This is not about protests or unfulfilled campaign promises. This is about elected officials helping their constituents and not hurting them.
(Cara plans to change the name of the city to Jewel to erase the genocidal connotation associated with General Worth - at least the view held amongst her closest supporters.
I call this Cara's Bling-Bling plan. It really is more of a statement: "I have taken over.")
(Where are the developers Cara? Have you looked around recently? Where are the jobs Cara? Where is the tax base? Why do we have to get in our fossil fuel burning vehicles and drive outside of Lake Worth for basic goods and services?)
A cry rang out....gentrification has come!
(A cry rang out - where have all the U.S. citizens gone?)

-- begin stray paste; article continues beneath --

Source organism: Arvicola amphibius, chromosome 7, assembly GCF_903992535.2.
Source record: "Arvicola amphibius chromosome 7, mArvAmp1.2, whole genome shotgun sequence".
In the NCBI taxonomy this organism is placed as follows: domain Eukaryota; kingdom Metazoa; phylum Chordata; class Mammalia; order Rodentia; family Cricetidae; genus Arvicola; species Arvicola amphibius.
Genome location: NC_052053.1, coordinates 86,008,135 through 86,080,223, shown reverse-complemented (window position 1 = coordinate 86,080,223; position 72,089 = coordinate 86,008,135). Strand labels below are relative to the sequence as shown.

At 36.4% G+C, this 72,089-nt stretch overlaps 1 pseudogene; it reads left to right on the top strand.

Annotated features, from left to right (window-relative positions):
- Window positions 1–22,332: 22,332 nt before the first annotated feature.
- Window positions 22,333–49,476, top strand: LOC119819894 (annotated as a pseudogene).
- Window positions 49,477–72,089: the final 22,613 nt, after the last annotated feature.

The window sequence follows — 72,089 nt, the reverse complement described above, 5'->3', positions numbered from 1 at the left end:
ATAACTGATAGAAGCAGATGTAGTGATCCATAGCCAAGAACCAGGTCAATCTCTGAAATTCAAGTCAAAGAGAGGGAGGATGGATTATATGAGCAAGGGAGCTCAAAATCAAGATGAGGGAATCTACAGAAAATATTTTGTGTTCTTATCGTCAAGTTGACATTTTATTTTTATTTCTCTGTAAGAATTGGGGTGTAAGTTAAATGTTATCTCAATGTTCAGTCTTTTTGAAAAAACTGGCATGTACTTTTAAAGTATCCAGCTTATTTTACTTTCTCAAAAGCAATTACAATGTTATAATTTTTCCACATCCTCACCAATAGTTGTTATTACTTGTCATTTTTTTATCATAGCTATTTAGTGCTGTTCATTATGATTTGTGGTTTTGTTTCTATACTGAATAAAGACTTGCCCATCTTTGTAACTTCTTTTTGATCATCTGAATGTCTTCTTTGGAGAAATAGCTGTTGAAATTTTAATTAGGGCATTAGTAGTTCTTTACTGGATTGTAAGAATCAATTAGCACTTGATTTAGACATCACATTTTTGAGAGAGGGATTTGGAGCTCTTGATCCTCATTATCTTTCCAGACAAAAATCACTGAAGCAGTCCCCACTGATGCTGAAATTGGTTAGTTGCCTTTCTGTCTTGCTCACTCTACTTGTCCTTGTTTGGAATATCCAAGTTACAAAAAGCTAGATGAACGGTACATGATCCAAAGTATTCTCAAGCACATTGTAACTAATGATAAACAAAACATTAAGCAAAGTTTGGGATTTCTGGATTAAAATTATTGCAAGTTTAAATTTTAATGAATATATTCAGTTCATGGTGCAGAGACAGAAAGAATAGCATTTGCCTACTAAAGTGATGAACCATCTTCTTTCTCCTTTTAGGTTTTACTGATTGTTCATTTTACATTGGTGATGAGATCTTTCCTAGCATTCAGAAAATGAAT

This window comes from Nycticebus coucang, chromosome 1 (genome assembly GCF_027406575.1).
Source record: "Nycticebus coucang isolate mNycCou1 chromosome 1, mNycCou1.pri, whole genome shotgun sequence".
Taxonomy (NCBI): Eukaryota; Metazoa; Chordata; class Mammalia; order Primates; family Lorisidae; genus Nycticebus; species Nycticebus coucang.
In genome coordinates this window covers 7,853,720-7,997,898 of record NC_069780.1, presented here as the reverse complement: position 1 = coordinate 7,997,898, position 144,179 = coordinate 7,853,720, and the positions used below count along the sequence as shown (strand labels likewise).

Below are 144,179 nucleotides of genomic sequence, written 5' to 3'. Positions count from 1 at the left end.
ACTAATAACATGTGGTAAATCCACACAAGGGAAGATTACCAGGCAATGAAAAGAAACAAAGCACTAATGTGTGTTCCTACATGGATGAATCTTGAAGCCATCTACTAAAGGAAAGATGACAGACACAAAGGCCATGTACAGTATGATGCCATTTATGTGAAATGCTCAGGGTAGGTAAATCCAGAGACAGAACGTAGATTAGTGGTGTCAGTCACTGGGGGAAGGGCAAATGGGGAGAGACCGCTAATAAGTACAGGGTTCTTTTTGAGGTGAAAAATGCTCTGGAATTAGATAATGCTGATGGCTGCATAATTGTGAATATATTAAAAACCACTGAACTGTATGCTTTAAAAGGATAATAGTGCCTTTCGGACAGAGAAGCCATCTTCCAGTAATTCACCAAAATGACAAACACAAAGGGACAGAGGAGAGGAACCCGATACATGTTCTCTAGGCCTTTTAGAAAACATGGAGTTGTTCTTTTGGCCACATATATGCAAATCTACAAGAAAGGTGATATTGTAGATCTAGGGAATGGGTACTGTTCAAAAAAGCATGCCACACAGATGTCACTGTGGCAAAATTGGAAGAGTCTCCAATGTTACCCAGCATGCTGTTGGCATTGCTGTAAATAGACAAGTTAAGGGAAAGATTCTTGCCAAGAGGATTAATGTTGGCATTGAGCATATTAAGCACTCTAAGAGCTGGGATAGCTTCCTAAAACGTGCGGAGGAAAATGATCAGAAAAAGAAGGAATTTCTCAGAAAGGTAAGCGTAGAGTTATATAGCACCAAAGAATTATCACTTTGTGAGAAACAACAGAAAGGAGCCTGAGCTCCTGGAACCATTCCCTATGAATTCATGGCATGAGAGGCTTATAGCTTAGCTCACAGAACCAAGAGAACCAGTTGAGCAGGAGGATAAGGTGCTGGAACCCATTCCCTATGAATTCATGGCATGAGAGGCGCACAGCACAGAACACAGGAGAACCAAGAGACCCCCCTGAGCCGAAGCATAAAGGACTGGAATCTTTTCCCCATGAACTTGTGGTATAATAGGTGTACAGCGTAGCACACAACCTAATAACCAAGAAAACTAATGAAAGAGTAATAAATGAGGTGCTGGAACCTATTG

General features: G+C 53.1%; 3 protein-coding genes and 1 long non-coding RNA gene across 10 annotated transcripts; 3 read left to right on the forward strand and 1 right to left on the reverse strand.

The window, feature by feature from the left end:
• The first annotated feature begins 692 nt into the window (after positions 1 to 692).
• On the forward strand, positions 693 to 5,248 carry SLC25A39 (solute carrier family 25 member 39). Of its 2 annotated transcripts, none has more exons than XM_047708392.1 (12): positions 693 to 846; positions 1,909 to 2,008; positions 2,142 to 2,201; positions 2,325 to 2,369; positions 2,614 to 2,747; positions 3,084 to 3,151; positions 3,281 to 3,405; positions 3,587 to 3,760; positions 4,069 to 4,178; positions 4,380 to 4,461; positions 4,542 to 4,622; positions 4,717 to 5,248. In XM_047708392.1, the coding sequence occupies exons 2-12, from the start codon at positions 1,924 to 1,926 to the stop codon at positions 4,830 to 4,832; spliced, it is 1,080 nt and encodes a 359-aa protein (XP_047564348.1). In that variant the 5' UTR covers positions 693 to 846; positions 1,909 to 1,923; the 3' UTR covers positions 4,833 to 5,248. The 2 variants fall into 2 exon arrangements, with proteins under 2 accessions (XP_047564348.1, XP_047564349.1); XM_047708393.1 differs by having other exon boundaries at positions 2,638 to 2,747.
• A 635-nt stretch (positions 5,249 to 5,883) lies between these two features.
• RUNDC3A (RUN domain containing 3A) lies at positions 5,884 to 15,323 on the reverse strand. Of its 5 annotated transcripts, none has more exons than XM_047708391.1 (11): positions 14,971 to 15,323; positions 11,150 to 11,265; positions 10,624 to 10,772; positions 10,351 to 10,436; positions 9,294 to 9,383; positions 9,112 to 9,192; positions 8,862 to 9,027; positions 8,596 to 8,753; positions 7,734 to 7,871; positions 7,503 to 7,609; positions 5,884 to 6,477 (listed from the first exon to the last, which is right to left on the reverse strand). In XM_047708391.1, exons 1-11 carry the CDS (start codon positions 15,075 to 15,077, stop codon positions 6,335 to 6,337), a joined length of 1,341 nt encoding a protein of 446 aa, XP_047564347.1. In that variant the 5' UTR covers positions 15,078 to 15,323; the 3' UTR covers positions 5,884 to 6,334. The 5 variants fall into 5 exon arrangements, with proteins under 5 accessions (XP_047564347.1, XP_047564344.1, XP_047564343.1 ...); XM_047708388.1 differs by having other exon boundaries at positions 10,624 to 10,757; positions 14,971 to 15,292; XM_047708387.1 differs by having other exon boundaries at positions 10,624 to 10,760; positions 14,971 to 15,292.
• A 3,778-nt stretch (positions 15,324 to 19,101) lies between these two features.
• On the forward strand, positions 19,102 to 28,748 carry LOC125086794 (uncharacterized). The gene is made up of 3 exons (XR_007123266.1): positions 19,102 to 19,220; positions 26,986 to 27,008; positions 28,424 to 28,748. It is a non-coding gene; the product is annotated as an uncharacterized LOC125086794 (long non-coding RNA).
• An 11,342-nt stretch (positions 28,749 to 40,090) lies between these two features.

we must take action or our city is done
(No disagreement here.)
Together we crafted an epic work plan
(Carl Rove has nothing on this group - they have a lot of time on their hands
so this is their cause 24/7/365.)
with all the tools in the box, we would hold back "the man"
(O.K., let's equate the "man" - a sexist term - with all that is against what "they" believe. Do men have a role in Cara's "epic work plan?" It comes to mind that other world leaders have had "epic work plans." Care to elaborate?)
With petitions and protests, the momentum did gain
(for stories were told at many a doorstep)
now it was time for an election campaign
(Oh Goody! - they cried. Now we can feel morally right to take the signs of "developer" candidates to make the playing field more even)
They said, "It's a fluke, a radical can't win"
(Note to those listening - Cara Jennings did not run as a radical candidate)
and swore to their cronies, "It won't happen again!"
(When sworn in before HER cronies, Cara sounded like the radical she is -
she did not sound that way during the campaign)
Donations came in from nearby and far flung
(Mostly far flung, along with generous donations from certain people
having a vested interest in Commission actions)
wishing us strength for the work to be done